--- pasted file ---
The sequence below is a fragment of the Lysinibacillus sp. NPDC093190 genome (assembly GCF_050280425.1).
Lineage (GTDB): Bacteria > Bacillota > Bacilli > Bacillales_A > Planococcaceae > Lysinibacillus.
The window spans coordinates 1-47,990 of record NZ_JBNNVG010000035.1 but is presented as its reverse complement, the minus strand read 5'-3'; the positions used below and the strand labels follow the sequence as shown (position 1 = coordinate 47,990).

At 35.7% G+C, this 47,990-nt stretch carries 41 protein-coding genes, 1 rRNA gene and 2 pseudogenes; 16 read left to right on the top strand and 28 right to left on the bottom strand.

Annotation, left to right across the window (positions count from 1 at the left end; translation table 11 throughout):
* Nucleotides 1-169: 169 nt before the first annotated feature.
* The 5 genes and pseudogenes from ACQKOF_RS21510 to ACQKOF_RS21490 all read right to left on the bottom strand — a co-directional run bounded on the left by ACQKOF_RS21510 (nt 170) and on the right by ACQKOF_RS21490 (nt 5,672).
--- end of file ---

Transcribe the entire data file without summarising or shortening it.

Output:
The sequence below is a fragment of the Lysinibacillus sp. NPDC093190 genome (assembly GCF_050280425.1).
Lineage (GTDB): Bacteria > Bacillota > Bacilli > Bacillales_A > Planococcaceae > Lysinibacillus.
The window spans coordinates 1-47,990 of record NZ_JBNNVG010000035.1 but is presented as its reverse complement, the minus strand read 5'-3'; the positions used below and the strand labels follow the sequence as shown (position 1 = coordinate 47,990).

At 35.7% G+C, this 47,990-nt stretch carries 41 protein-coding genes, 1 rRNA gene and 2 pseudogenes; 16 read left to right on the top strand and 28 right to left on the bottom strand.

Annotation, left to right across the window (positions count from 1 at the left end; translation table 11 throughout):
* Nucleotides 1-169: 169 nt before the first annotated feature.
* The 5 genes and pseudogenes from ACQKOF_RS21510 to ACQKOF_RS21490 all read right to left on the bottom strand — a co-directional run bounded on the left by ACQKOF_RS21510 (nt 170) and on the right by ACQKOF_RS21490 (nt 5,672).